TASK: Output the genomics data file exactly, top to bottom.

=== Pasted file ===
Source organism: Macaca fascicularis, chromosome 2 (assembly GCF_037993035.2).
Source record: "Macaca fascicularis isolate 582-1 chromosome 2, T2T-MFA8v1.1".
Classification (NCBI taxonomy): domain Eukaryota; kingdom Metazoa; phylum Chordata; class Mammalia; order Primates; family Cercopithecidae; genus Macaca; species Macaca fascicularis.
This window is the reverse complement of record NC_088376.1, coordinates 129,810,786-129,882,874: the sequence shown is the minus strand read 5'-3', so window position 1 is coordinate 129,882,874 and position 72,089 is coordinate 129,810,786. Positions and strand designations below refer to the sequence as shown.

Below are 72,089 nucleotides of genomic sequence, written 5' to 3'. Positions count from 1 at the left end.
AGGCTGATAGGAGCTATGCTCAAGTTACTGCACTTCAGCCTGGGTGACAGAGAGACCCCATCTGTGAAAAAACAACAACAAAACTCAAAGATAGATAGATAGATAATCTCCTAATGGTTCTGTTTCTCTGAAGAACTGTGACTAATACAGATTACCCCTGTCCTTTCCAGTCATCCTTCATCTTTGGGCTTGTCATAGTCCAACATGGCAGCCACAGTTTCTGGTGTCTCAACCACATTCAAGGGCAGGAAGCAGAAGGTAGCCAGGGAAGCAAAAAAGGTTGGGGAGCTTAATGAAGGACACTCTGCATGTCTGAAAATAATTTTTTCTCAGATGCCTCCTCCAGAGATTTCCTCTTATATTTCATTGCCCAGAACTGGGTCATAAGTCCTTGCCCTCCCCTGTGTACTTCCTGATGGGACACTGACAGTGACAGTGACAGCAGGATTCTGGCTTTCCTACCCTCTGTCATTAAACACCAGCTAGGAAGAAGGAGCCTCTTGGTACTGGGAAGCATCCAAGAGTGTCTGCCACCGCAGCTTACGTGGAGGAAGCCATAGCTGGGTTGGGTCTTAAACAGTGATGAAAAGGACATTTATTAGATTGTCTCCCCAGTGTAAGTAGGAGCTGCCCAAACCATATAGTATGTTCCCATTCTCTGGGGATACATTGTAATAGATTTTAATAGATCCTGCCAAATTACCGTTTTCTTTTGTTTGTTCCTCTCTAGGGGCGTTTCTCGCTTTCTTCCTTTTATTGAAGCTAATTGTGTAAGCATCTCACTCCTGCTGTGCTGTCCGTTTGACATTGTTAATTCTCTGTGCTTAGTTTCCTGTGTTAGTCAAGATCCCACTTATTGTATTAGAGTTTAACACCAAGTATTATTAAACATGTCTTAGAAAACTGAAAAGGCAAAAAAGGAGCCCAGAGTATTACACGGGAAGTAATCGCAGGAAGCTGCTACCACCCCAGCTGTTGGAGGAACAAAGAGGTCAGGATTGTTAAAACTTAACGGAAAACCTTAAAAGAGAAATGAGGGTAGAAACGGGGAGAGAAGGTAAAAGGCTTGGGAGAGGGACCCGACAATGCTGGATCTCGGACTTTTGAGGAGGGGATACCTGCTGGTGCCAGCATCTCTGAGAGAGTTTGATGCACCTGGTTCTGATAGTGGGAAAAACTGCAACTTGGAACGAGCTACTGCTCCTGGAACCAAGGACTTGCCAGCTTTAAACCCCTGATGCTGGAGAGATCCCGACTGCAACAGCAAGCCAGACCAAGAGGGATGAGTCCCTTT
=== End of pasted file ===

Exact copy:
Source organism: Macaca fascicularis, chromosome 2 (assembly GCF_037993035.2).
Source record: "Macaca fascicularis isolate 582-1 chromosome 2, T2T-MFA8v1.1".
Classification (NCBI taxonomy): domain Eukaryota; kingdom Metazoa; phylum Chordata; class Mammalia; order Primates; family Cercopithecidae; genus Macaca; species Macaca fascicularis.
This window is the reverse complement of record NC_088376.1, coordinates 129,810,786-129,882,874: the sequence shown is the minus strand read 5'-3', so window position 1 is coordinate 129,882,874 and position 72,089 is coordinate 129,810,786. Positions and strand designations below refer to the sequence as shown.

Below are 72,089 nucleotides of genomic sequence, written 5' to 3'. Positions count from 1 at the left end.
AGGCTGATAGGAGCTATGCTCAAGTTACTGCACTTCAGCCTGGGTGACAGAGAGACCCCATCTGTGAAAAAACAACAACAAAACTCAAAGATAGATAGATAGATAATCTCCTAATGGTTCTGTTTCTCTGAAGAACTGTGACTAATACAGATTACCCCTGTCCTTTCCAGTCATCCTTCATCTTTGGGCTTGTCATAGTCCAACATGGCAGCCACAGTTTCTGGTGTCTCAACCACATTCAAGGGCAGGAAGCAGAAGGTAGCCAGGGAAGCAAAAAAGGTTGGGGAGCTTAATGAAGGACACTCTGCATGTCTGAAAATAATTTTTTCTCAGATGCCTCCTCCAGAGATTTCCTCTTATATTTCATTGCCCAGAACTGGGTCATAAGTCCTTGCCCTCCCCTGTGTACTTCCTGATGGGACACTGACAGTGACAGTGACAGCAGGATTCTGGCTTTCCTACCCTCTGTCATTAAACACCAGCTAGGAAGAAGGAGCCTCTTGGTACTGGGAAGCATCCAAGAGTGTCTGCCACCGCAGCTTACGTGGAGGAAGCCATAGCTGGGTTGGGTCTTAAACAGTGATGAAAAGGACATTTATTAGATTGTCTCCCCAGTGTAAGTAGGAGCTGCCCAAACCATATAGTATGTTCCCATTCTCTGGGGATACATTGTAATAGATTTTAATAGATCCTGCCAAATTACCGTTTTCTTTTGTTTGTTCCTCTCTAGGGGCGTTTCTCGCTTTCTTCCTTTTATTGAAGCTAATTGTGTAAGCATCTCACTCCTGCTGTGCTGTCCGTTTGACATTGTTAATTCTCTGTGCTTAGTTTCCTGTGTTAGTCAAGATCCCACTTATTGTATTAGAGTTTAACACCAAGTATTATTAAACATGTCTTAGAAAACTGAAAAGGCAAAAAAGGAGCCCAGAGTATTACACGGGAAGTAATCGCAGGAAGCTGCTACCACCCCAGCTGTTGGAGGAACAAAGAGGTCAGGATTGTTAAAACTTAACGGAAAACCTTAAAAGAGAAATGAGGGTAGAAACGGGGAGAGAAGGTAAAAGGCTTGGGAGAGGGACCCGACAATGCTGGATCTCGGACTTTTGAGGAGGGGATACCTGCTGGTGCCAGCATCTCTGAGAGAGTTTGATGCACCTGGTTCTGATAGTGGGAAAAACTGCAACTTGGAACGAGCTACTGCTCCTGGAACCAAGGACTTGCCAGCTTTAAACCCCTGATGCTGGAGAGATCCCGACTGCAACAGCAAGCCAGACCAAGAGGGATGAGTCCCTTT